Wednesday, June 19, 2024

Obsessing About Insurance

Sometimes insurance blinds us to the obvious.

I tried to make an appointment with the eye doctor to have my eyes checked as it's been a couple of years since I had my last prescription done. I called the doctor's number and receptionist answered and immediately asked me what my insurance was. Although we have Ambetter (Obamacare) I don't think we have eyeglass or eye doctor coverage. She immediately told me that they don't take Ambetter and even suggested I go to a different doctor for my prescription.


I kept trying to make the appointment and she kept going around and around about insurance. Finally, I asked her how much it costs to have the eye exam and she said "$95". I said, "I think we can swing that."

People get so obsessed with the covering trivial expenses with insurance and forget the big picture. This receptionist was actually turning patients away from the practice.  Crazy!

Ambetter offers plans in three basic levels, gold, silver and bronze. We opted for the low-cost "zinc" plan which provides very little other than some basic services and 50% of medical costs once you reach your $9,000 deductible. After you reach the max out-of-pocket they cover 100% of expenses and I believe the max out-of-pocket is $16,000. In other words, we are interested in catastrophic coverage not nickel and dime bullshit. I'd rather pay a smaller annual premium than cover scraped knees and infected toenails.

And we're not talking about a small difference in premiums, either. The difference between our plan and the gold plan is about a thousand dollars more per month – and not covered by any Obamacare subsidy, either. So I could get rid of my $9000 deductible if I paid only $12,000 more per year.  Thanks, but no thanks!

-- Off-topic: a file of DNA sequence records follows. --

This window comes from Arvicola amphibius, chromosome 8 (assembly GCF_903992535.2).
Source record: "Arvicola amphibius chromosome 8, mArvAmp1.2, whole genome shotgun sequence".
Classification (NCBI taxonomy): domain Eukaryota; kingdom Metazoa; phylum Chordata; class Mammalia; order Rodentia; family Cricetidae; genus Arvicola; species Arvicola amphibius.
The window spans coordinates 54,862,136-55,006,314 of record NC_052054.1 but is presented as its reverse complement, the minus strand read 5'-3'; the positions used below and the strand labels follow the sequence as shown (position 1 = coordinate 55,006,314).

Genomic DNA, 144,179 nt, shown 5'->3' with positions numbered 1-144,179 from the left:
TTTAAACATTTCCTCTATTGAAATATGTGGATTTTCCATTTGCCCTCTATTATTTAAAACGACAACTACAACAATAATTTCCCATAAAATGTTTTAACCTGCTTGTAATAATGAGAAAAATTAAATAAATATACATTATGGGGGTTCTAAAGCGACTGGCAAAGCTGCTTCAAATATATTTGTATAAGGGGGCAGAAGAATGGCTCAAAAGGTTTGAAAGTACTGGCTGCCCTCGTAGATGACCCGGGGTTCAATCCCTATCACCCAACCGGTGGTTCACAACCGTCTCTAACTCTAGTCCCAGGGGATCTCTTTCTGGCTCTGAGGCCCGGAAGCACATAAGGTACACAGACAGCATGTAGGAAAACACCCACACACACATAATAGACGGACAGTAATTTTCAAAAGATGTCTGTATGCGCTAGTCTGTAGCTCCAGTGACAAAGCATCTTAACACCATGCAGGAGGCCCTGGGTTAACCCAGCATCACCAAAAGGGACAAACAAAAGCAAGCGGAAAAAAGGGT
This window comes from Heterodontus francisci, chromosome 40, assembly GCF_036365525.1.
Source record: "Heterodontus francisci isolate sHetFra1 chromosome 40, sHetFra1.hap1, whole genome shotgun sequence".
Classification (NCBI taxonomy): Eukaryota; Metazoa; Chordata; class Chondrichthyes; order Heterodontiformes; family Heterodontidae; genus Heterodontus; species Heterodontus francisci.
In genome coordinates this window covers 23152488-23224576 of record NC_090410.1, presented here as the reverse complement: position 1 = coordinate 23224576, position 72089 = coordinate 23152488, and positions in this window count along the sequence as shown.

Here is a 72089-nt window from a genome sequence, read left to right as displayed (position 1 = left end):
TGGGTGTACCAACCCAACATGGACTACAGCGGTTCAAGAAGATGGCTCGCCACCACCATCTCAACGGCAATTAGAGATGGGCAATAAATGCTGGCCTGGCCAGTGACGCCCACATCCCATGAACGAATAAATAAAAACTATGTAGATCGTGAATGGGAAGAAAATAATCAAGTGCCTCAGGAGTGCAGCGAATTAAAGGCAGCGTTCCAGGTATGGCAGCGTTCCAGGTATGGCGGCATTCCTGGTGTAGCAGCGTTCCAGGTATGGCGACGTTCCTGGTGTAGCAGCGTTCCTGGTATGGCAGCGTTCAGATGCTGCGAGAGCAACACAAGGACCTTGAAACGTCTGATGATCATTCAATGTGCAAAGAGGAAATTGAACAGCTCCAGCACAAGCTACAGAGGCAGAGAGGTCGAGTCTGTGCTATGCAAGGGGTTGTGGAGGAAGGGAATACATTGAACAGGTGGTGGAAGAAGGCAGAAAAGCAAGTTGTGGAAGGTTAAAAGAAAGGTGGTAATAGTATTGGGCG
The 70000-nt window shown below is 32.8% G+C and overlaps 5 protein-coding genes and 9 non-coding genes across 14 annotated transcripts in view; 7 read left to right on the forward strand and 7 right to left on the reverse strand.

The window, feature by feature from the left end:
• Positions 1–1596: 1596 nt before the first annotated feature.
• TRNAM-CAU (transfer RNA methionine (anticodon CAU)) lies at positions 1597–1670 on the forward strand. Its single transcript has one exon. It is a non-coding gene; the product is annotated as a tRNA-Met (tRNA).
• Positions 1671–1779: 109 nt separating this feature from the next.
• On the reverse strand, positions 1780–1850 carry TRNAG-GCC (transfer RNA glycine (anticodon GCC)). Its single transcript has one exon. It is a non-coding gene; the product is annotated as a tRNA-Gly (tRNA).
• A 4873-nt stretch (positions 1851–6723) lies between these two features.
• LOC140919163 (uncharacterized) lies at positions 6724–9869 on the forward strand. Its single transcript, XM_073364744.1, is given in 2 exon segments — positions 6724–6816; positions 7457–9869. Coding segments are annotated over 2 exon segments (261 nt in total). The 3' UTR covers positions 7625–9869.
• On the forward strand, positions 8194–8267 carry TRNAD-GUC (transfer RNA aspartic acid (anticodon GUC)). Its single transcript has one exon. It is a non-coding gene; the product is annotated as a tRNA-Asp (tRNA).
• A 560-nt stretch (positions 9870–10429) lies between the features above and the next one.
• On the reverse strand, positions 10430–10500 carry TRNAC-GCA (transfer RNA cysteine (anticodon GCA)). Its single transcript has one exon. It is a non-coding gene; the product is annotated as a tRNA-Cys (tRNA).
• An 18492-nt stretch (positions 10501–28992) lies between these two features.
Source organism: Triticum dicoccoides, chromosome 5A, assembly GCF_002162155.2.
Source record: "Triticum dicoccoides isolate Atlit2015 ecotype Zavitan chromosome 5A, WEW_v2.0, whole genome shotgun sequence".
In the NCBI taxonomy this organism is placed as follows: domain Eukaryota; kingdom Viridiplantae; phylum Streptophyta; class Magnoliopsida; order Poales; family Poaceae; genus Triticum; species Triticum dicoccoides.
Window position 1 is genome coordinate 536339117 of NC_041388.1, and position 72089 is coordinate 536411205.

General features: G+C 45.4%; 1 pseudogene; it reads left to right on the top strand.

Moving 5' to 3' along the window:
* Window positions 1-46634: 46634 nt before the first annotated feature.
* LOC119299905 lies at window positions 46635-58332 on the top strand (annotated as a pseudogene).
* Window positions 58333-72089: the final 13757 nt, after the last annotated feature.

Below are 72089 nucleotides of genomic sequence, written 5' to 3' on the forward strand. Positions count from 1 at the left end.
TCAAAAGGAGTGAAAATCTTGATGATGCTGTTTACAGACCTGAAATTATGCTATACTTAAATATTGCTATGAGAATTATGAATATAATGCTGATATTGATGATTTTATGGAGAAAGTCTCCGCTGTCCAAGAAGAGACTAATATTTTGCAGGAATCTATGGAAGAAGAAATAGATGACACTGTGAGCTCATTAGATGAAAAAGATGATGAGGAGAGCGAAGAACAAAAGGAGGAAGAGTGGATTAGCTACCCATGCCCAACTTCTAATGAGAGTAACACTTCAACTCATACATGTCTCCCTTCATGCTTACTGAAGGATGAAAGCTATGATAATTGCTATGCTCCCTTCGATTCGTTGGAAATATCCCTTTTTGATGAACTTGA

Of course come I'm in the minority with this opinion.  Others want cradle-to-grave coverage and they're willing to pay exorbitant sums to get it.

Just to be sure, I logged onto the Ambetter site and checked my coverage and indeed ophthalmology and optometry are not covered under the plan other than for pediatric optical care and emergency care (such as getting your eye poked out). But for routine eye doctor appointments, it's not covered - nor are eyeglasses.

I mean, sure, it would be nice to get a lot of free stuff - but it doesn't work that way with insurance in America. You have to pay a monthly premium and you get what you pay for. If we had signed up for the gold or diamond or platinum plans or whatever, I'm sure they would cover this stuff.  But the premiums would be $500 to $1000 to thousand dollars more per month. I can buy a lot of glasses online and have many eye doctor appointments for that much money. 

What I thought was interesting was the receptionist at the doctor's office looked at everything through the prison of insurance. She wanted to know immediately what insurance we had and whether they accepted it. She warned me direly that they would not accept my policy and therefore I should shop elsewhere!  I wonder if the doctor knows that she is turning away customers?

But her attitude is very common among people who are obsessed with trivial expenses - and not seeing the big picture.  Before we had Obamacare - before Obamacare existed - we had a high deductible Blue Cross plan that cost very little per month but had a ten thousand dollar deductible. A friend of mine were shocked at this, asking me where I would get the ten thousand dollars if I ever got sick. I asked about the policy he had for him and his wife and they had a very low deductible, but were paying $10,000 more per year than I was, in premiums. "To answer your question," I said, "I would get the $10,000 from the same place you're getting the $10,000 you pay every year for your health insurance premiums!  And if I'm not sick that year, I'll bank that money for next year."

He still look flummoxed.  His wife made him buy an expensive plan because, "what if something happened?"  They were spending their way into the poor house based on what-ifs rather than what-is.  Obsessed with the thought of routine medical costs, they insured themselves to the hilt.  The only way to win that  game is to hope you have a chronic, expensive, illness,  Even then, though, I could afford ten grand a year - easily.

And I can afford to pay $95 for an optician, without insurance!

So far, I have gone over 30 years paying for my own insurance and not having a major medical issue.  My friend who spends $10,000 more per year has spent $300,000 in the same time period.  Imagine that invested over 30 years at even 5%.

More than enough to offset the cost of deductibles later on...